La Russophobe has moved!

You should be automatically redirected in 6 seconds. If not, visit
and update your bookmarks.

Take action now to save Darfur

Thursday, October 19, 2006

Moscow's Grand Design

Here's why Alexander Lukin, director of the Center for East Asian and SCO Studies at the Foreign Ministry's Moscow State Institute of International Relations, or MGIMO, thinks Russia should favor controlling North Korea's nuclear weapons:

Currently only a few countries have nuclear weapons, and Russia and the United States have many times more than any of the other nuclear states. If the current structure of the United Nations guarantees Russia special status among other countries as one of the five permanent members of the Security Council, then the nuclear-weapons non-proliferation regime is at the base of Russia's position as one of the world's two most powerful countries. This means the nuclear weapons proliferation seriously devalues Russia's influence in the world. It is all very simple: the more nuclear states there are, the less Russia's comparative military might become. This is a purely pragmatic consideration, to which can be added a number of other negative consequences from further nuclear proliferation: an increased probability of nuclear conflict, threats to national security in the Far East, and so on.
So Lukin couldn't care less about world peace, but he feels that if North Korea has nukes it will undermine Russia's ability to ply the world with nuclear blackmail of its own, apparently the sole potential basis of Russian military power.

And he's rather mercenary about it. He thinks that not only can Russia help the US to block North Korean nukes, but it can extract favors from the U.S., including selling Georgia down the river, in return for doing what is in Russia's interest anyway. He writes:
There is also the possibility for horse-trading here. For example, Russia stiffens its position on Korea -- which is good for Moscow anyway -- in exchange for a softer U.S. position on Georgia (an operation the Foreign Ministry seems to have carried out successfully). Active defense of Russian interests is not compatible with the primitive anti-Americanism characteristic of pseudo-patriots and some highly placed figures apparently unable to overcome their Soviet special-services training. While possibly taking a more assertive position on some questions, it is essential to work closely with Washington and the West as a whole on others. Genuine patriotism is not made of hysterical anti-Westernism, but of strengthening one's own country. To paraphrase the words of Petr Stolypin, prime minster under Nicholas II, we can say, "They need a weak America, we need a strong Russia." Taking this literally, the Kremlin leadership still occasionally lets itself be influenced by traditional feelings that ultimately boomerang and produce a foreign policy that is ultimately unproductive for Russia.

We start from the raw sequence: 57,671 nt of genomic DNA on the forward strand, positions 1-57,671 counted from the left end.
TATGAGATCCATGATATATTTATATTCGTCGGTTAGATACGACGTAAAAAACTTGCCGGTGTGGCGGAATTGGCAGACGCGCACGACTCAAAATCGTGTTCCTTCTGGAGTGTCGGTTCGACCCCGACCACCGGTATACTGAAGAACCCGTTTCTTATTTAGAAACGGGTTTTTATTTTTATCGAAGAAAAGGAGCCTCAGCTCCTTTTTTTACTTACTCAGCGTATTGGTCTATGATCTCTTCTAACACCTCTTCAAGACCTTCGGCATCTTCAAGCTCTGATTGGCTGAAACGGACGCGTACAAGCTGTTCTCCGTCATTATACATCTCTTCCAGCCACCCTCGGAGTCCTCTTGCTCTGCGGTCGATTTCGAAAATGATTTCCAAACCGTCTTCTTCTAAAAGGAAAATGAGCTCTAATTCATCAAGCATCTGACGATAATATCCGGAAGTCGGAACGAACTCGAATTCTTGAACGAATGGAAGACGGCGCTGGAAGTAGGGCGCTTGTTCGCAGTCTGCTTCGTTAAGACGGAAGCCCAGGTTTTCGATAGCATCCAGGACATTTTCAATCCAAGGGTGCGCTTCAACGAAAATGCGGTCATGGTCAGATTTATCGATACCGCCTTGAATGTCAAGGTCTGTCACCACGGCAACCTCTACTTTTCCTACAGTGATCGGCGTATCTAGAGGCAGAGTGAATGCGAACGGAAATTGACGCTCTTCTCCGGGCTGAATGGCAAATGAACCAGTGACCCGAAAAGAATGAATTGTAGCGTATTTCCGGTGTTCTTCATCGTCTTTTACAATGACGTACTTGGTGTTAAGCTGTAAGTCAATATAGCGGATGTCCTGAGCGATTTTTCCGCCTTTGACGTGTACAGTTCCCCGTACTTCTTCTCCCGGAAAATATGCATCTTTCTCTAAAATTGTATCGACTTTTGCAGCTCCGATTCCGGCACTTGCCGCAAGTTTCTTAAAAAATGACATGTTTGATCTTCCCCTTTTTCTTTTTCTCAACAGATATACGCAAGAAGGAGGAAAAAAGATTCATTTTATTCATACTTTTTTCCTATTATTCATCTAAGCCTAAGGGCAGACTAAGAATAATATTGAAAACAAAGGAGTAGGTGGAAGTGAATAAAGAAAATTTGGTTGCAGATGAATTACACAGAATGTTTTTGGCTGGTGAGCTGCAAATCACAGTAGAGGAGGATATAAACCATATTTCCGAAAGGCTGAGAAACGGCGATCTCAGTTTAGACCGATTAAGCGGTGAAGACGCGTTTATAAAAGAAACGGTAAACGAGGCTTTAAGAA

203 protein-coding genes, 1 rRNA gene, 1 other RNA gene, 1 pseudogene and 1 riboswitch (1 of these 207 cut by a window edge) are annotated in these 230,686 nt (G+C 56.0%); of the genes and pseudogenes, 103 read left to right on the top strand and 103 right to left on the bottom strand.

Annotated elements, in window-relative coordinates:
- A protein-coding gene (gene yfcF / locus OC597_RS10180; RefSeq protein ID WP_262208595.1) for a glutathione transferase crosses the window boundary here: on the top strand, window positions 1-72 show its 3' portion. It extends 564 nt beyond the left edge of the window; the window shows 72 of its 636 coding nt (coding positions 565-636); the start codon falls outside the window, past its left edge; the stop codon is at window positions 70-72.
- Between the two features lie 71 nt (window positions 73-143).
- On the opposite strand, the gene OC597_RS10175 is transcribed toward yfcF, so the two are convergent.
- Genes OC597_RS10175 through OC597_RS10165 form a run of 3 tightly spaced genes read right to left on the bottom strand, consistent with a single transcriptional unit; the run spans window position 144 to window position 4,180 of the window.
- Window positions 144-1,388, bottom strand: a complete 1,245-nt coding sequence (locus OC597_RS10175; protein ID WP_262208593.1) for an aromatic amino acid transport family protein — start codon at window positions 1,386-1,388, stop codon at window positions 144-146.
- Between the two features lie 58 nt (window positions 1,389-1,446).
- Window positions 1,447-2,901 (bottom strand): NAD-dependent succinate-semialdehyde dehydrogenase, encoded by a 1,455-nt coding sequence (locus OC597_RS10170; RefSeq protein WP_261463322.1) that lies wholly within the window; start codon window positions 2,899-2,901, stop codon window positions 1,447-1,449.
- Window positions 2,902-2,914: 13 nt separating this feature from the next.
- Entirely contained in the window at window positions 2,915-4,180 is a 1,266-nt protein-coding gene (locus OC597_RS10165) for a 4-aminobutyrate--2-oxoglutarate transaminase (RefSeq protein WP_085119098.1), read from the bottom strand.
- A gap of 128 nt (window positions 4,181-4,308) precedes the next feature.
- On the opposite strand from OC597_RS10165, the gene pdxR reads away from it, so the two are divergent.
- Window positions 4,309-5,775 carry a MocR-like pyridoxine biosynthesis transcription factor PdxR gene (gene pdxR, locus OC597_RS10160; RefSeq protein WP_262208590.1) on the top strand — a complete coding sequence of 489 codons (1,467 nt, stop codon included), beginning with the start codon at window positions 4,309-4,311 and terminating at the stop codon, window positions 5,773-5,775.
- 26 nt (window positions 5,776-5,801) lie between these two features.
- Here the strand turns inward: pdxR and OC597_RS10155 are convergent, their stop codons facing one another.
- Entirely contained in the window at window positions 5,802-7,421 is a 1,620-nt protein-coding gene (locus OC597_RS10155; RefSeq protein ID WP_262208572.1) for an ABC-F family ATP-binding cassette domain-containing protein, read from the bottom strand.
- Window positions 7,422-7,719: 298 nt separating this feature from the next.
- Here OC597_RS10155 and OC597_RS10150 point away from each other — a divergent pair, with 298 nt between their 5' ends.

Further, he claims that Russia should favor the unification of South and North Korea as a way of expanding Russian influence in the region:
The creation of a united Korea would be good for Russia, both geopolitically and economically. First, a united Korean state -- which would undoubtedly be based on the far more viable South Korea -- will be less dependant on U.S. influence, since its influence on Seoul is largely dependent on the threat from the North. Second, a united Korea's relations with Japan will be tricky due to the historical problems between the countries. It would also look with some trepidation at its huge and booming neighbor, China. For Russia, which also has serious and stubborn difficulties with Japan, and for which a powerful China represents a strategic challenge, a united Korea could become a geopolitical partner in the same mold as, for example, India. In addition, an economically advanced and unified Korea that is still closer to Russia's level of development than that of more advanced Japan could make a significant contribution to the development of the Far East and Siberian regions. The population of these regions traditionally favors collaboration with the Koreans and has fewer reservations about them than it does, for example, about the Chinese.
He castigates classic Soviet men for not being as enlightened as Neo-Soviet men like himself. He states: "When I hear 'patriots' like General Leonid Ivashov, former head of the Defense Ministry's department for international cooperation, saying nuclear weapons are the only defense some countries have against possible aggression by the United States, and that Russia should support these countries in this, I feel like accusing them of treason." In other words, sure we want to destroy the Americans, and take over the world and obliterate democracy, but there's a right way and a wrong way to do it. La Russophobe's guess is that he's channelling Vladimir Putin.

No comments: